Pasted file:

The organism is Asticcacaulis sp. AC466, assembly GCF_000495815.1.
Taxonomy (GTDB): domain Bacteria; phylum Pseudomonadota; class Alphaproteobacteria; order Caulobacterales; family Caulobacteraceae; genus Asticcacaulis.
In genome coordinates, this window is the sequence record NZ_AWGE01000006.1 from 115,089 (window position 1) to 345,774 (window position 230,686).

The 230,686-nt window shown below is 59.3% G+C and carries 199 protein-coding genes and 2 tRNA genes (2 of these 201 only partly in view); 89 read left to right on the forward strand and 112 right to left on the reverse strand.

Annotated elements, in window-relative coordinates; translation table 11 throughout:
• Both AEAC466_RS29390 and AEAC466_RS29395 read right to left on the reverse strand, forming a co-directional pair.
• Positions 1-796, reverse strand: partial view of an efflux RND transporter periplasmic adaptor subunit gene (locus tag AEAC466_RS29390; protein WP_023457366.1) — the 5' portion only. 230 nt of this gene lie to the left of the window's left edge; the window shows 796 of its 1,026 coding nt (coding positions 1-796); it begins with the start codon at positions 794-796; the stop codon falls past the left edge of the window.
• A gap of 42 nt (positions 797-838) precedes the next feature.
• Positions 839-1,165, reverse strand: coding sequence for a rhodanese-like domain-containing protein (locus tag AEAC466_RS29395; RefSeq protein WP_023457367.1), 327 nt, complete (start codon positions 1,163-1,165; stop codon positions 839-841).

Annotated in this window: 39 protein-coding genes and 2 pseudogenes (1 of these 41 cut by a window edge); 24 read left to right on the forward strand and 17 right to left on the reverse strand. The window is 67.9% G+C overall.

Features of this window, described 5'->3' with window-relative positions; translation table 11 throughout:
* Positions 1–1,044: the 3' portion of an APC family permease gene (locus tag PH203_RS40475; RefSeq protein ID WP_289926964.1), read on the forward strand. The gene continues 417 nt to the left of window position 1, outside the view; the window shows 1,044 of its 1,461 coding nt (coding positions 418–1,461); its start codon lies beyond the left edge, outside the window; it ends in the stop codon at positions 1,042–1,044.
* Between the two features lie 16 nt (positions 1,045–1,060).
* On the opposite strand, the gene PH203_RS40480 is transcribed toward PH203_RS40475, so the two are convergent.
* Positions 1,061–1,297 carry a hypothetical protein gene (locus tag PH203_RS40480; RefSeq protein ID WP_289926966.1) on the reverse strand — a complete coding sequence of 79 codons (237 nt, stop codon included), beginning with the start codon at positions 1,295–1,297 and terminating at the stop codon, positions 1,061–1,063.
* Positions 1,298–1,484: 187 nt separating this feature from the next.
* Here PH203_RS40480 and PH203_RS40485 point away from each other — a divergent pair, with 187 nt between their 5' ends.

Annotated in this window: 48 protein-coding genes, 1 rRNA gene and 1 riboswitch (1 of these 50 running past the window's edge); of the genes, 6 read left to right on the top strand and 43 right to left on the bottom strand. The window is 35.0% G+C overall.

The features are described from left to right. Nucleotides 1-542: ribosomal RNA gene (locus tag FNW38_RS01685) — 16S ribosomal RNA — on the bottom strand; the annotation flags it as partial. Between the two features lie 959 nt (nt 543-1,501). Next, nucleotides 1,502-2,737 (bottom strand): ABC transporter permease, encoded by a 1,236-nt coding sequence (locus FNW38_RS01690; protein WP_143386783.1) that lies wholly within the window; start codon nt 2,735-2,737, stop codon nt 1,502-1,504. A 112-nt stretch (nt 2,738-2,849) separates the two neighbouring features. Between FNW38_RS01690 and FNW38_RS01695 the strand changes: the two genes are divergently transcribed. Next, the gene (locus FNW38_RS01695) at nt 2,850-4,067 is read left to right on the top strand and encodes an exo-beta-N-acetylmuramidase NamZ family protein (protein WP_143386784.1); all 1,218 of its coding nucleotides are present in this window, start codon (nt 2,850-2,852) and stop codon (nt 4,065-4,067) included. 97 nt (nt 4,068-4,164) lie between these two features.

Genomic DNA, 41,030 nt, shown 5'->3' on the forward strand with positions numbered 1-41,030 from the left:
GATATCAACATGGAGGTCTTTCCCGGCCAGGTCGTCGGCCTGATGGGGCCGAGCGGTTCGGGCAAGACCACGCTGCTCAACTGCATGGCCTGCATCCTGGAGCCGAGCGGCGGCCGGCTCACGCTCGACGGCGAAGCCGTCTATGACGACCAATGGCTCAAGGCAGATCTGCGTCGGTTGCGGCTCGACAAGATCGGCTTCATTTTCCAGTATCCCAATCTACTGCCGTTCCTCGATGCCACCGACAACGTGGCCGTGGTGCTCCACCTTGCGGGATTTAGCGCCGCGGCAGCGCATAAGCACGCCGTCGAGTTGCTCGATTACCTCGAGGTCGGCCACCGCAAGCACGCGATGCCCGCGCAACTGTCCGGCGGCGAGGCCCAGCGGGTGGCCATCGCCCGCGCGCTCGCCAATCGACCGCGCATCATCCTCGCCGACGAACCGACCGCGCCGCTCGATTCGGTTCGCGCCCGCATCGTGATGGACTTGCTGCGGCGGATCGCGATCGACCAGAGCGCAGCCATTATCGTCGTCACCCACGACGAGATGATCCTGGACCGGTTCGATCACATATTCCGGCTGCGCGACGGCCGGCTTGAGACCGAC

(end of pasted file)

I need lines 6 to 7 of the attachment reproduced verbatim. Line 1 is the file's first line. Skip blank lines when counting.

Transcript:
• Both AEAC466_RS29390 and AEAC466_RS29395 read right to left on the reverse strand, forming a co-directional pair.
• Positions 1-796, reverse strand: partial view of an efflux RND transporter periplasmic adaptor subunit gene (locus tag AEAC466_RS29390; protein WP_023457366.1) — the 5' portion only. 230 nt of this gene lie to the left of the window's left edge; the window shows 796 of its 1,026 coding nt (coding positions 1-796); it begins with the start codon at positions 794-796; the stop codon falls past the left edge of the window.